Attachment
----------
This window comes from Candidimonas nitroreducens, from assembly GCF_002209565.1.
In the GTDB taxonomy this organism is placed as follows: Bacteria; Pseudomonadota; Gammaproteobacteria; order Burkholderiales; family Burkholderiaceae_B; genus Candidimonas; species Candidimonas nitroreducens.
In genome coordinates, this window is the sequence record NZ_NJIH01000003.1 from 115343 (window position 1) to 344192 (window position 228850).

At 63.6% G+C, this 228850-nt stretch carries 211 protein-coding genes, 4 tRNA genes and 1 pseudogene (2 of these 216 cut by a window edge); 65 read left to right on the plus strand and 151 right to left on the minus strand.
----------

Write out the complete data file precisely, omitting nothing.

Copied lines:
This window comes from Candidimonas nitroreducens, from assembly GCF_002209565.1.
In the GTDB taxonomy this organism is placed as follows: Bacteria; Pseudomonadota; Gammaproteobacteria; order Burkholderiales; family Burkholderiaceae_B; genus Candidimonas; species Candidimonas nitroreducens.
In genome coordinates, this window is the sequence record NZ_NJIH01000003.1 from 115343 (window position 1) to 344192 (window position 228850).

At 63.6% G+C, this 228850-nt stretch carries 211 protein-coding genes, 4 tRNA genes and 1 pseudogene (2 of these 216 cut by a window edge); 65 read left to right on the plus strand and 151 right to left on the minus strand.